top of page
D85_6232-2 (1).jpg

I am Melissa "Missy" Devine, I am running for a seat in the Rhode Island House of Representatives, and I am asking for your vote in the September 13th primary. This page is intended to tell you a bit more about me, why I made the choice to run, and why I think I am the best candidate to represent your concerns and values.

You’ll find I care deeply about legacy Democratic issues – responsible gun management, protection of laws that enable women to make their own choices about their reproductive health, preservation of our environment and climate, and affordable elder care including thoughtful support for caregivers. On the local level, I want to improve cell and internet connectivity for our district, increase public school funding, and examine viable options to make Post Road more hospitable to travel and business.  

Who Is Melissa?

I was born in Rhode Island and my family’s ties to Quidnessett and the North End trace back about a century; the area, you may know, retains a good deal of the rural character that complemented it even during Quonset’s heyday as a Naval base. 

My father, Bill, a lifetime New England Telephone lineman and proud employee of ‘Ma Bell,’ was a nature enthusiast who used to enjoy walking the bike path that replaced the rusted Navy fencing of old. In his retirement he would bike the path to his summer job at Allen Harbor Marina. This scenic bike path that skirts along Quonset Business Park is a perfect example of the thoughtful repurposing of land, and a great partnership between the town of North Kingstown and the State of Rhode Island.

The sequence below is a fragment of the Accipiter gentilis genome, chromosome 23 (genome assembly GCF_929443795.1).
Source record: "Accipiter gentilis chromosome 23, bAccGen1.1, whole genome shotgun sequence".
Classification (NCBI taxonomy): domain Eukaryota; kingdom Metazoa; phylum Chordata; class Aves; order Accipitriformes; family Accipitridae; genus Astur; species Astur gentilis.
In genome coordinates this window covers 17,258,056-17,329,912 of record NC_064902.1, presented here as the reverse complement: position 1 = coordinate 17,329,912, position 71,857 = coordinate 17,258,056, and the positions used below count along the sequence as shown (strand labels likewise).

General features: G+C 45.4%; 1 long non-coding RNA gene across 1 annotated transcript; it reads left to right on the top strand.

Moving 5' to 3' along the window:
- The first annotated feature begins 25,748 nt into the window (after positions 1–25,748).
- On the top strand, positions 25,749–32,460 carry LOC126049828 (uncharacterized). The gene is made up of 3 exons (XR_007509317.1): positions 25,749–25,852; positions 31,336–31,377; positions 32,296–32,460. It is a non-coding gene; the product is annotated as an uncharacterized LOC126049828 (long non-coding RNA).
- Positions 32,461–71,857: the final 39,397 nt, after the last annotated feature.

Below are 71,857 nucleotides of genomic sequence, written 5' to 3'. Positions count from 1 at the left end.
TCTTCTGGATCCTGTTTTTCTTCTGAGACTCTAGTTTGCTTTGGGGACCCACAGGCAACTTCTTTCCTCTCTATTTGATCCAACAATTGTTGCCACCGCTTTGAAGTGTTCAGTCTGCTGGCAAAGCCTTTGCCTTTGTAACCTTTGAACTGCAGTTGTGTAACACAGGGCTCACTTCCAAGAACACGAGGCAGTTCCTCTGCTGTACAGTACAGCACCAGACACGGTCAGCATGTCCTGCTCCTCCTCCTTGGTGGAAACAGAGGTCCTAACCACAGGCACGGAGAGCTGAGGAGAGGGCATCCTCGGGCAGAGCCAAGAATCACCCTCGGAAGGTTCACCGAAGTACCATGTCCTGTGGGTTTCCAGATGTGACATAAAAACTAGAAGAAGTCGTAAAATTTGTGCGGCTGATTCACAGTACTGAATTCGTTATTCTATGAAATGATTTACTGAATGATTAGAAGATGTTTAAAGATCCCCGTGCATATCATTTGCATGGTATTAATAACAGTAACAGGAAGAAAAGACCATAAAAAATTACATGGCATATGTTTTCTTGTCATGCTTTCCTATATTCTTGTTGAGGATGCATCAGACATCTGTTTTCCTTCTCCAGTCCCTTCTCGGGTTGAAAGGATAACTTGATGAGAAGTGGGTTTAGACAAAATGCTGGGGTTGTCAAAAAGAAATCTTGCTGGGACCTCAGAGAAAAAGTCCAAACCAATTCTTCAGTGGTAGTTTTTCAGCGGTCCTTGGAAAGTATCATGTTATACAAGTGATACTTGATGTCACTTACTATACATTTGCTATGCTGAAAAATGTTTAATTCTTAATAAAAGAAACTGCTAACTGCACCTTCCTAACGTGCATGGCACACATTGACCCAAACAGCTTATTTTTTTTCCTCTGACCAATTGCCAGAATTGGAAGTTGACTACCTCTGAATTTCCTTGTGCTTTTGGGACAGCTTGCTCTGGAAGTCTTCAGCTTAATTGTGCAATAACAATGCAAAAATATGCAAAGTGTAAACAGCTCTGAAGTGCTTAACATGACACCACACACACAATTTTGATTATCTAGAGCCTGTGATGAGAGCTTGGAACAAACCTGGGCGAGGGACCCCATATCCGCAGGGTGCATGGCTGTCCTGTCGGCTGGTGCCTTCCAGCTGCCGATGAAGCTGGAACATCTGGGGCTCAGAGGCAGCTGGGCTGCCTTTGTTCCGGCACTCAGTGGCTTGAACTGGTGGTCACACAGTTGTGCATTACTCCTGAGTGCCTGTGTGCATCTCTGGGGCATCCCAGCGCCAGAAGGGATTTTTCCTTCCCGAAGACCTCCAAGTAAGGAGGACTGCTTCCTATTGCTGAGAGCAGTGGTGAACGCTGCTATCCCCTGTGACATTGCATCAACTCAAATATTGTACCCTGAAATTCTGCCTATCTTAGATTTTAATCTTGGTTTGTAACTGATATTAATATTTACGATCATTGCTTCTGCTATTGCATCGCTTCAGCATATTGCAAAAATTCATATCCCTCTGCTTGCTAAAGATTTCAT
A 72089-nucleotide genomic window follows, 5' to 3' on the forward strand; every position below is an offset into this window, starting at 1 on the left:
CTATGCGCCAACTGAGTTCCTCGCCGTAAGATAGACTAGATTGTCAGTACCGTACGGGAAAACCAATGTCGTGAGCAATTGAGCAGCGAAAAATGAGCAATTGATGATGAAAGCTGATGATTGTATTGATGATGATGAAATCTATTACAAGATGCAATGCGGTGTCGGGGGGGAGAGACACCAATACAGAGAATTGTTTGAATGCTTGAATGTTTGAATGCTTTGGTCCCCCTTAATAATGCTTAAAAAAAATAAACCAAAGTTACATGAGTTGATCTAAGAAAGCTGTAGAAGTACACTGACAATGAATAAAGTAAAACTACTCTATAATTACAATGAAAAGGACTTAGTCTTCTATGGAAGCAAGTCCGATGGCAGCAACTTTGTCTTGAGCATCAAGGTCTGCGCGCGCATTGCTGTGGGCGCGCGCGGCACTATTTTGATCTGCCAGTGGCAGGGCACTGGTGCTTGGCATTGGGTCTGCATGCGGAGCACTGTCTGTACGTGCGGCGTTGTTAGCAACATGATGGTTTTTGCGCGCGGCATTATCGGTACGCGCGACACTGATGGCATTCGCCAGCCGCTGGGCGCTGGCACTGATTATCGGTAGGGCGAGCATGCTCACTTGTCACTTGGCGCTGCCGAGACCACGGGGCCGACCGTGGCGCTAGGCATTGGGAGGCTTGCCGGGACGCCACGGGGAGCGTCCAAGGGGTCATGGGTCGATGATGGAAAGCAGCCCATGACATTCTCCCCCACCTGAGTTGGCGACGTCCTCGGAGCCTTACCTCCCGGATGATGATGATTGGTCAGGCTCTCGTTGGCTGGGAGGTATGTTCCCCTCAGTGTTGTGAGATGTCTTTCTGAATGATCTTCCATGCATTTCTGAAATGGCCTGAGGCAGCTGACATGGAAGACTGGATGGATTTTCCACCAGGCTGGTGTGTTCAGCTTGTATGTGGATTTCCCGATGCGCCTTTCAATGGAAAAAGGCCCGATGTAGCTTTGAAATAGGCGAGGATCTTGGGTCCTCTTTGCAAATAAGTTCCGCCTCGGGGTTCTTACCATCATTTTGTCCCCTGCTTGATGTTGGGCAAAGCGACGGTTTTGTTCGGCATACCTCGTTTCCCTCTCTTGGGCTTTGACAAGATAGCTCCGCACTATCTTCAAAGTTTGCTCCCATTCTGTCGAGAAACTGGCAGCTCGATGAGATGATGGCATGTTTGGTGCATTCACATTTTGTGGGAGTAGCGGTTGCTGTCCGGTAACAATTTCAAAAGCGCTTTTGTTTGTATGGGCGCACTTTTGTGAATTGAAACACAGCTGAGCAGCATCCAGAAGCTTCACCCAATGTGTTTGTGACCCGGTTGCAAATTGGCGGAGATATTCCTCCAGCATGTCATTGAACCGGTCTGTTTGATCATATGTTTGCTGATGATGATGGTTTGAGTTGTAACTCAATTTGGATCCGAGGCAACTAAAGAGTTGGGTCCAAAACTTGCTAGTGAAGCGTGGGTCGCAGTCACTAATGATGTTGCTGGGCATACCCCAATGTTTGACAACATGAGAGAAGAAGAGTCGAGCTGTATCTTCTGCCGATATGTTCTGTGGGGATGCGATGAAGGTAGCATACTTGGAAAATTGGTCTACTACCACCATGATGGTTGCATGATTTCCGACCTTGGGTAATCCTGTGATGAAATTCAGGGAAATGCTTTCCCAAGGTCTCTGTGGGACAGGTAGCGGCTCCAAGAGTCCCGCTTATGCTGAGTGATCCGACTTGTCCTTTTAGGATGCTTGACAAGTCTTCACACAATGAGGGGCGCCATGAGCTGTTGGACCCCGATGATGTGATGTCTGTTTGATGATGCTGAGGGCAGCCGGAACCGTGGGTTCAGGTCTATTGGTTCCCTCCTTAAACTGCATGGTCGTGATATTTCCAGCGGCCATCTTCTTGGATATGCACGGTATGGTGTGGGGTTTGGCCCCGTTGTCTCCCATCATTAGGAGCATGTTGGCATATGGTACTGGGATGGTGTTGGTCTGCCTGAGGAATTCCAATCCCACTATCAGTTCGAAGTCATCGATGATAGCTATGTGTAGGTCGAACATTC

My mother, Kay, also a lifetime Rhode Islander, was born in Providence and often fondly reminisces about her Irish family creating memories in and around both the city and at the family cottage at Roy Carpenter’s Beach. My mom and her parents are the reason my family grew up with a natural inclination to the ocean, and why I am so committed to protecting our coastline.

I’m lucky enough to have a large extended family with many aunts, uncles, and cousins, many of whom also live in RI. I am extremely proud of my family’s service to our nation. Every one of the Devine uncles (and even a Devine aunt!) served in the armed forces; my uncle Dick and his wife Nancy are buried in Arlington National Cemetery and it is my honor to visit their gravesite, and also find his name on the Vietnam Veterans Memorial Wall when I am at work in Washington, DC. The Wreaths Across America Mission is also a big family highlight during the holidays.

After starting as a kindergartner at Quidnessett Elementary, Dad’s work relocated us to Camden, Maine, where I biked to school, enjoyed family hikes up Mt. Battie, and ate ice cream with my siblings -- Bill, Jen and Ted -- at the town dock. My first ‘job’ was collecting bottles and cans for Maine’s recycling program; a great way for a scrappy kid to earn some pocket change. We returned to North Kingstown in 1980, where my time at Davisville Middle School and North Kingstown High School (band geek, marching band majorette) prepared me for the University of Rhode Island where I received a degree in Journalism and Political Science.